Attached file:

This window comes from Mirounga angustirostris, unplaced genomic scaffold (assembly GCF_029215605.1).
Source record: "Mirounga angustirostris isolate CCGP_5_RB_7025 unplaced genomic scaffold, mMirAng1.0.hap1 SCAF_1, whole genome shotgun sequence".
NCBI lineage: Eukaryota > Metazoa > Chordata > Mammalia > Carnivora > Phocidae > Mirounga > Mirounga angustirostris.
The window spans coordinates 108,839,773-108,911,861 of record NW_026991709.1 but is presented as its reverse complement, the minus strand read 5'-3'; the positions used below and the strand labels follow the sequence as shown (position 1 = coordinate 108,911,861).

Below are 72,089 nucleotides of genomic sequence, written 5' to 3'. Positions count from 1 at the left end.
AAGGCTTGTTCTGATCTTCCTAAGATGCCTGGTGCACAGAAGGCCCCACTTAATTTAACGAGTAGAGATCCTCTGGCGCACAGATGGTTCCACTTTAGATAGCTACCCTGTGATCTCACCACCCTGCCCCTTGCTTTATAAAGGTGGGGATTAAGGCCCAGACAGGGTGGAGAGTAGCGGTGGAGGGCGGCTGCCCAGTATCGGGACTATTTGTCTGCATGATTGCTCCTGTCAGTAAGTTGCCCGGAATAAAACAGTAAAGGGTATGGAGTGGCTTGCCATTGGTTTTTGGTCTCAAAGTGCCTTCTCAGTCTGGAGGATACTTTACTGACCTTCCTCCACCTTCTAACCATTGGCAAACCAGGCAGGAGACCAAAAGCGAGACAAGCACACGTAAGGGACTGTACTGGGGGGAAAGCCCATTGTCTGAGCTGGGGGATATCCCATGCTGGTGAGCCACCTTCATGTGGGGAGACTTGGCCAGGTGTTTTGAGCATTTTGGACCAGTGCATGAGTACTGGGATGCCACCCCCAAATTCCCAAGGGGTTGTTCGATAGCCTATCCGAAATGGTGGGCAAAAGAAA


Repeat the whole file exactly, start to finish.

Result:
This window comes from Mirounga angustirostris, unplaced genomic scaffold (assembly GCF_029215605.1).
Source record: "Mirounga angustirostris isolate CCGP_5_RB_7025 unplaced genomic scaffold, mMirAng1.0.hap1 SCAF_1, whole genome shotgun sequence".
NCBI lineage: Eukaryota > Metazoa > Chordata > Mammalia > Carnivora > Phocidae > Mirounga > Mirounga angustirostris.
The window spans coordinates 108,839,773-108,911,861 of record NW_026991709.1 but is presented as its reverse complement, the minus strand read 5'-3'; the positions used below and the strand labels follow the sequence as shown (position 1 = coordinate 108,911,861).

Below are 72,089 nucleotides of genomic sequence, written 5' to 3'. Positions count from 1 at the left end.
AAGGCTTGTTCTGATCTTCCTAAGATGCCTGGTGCACAGAAGGCCCCACTTAATTTAACGAGTAGAGATCCTCTGGCGCACAGATGGTTCCACTTTAGATAGCTACCCTGTGATCTCACCACCCTGCCCCTTGCTTTATAAAGGTGGGGATTAAGGCCCAGACAGGGTGGAGAGTAGCGGTGGAGGGCGGCTGCCCAGTATCGGGACTATTTGTCTGCATGATTGCTCCTGTCAGTAAGTTGCCCGGAATAAAACAGTAAAGGGTATGGAGTGGCTTGCCATTGGTTTTTGGTCTCAAAGTGCCTTCTCAGTCTGGAGGATACTTTACTGACCTTCCTCCACCTTCTAACCATTGGCAAACCAGGCAGGAGACCAAAAGCGAGACAAGCACACGTAAGGGACTGTACTGGGGGGAAAGCCCATTGTCTGAGCTGGGGGATATCCCATGCTGGTGAGCCACCTTCATGTGGGGAGACTTGGCCAGGTGTTTTGAGCATTTTGGACCAGTGCATGAGTACTGGGATGCCACCCCCAAATTCCCAAGGGGTTGTTCGATAGCCTATCCGAAATGGTGGGCAAAAGAAA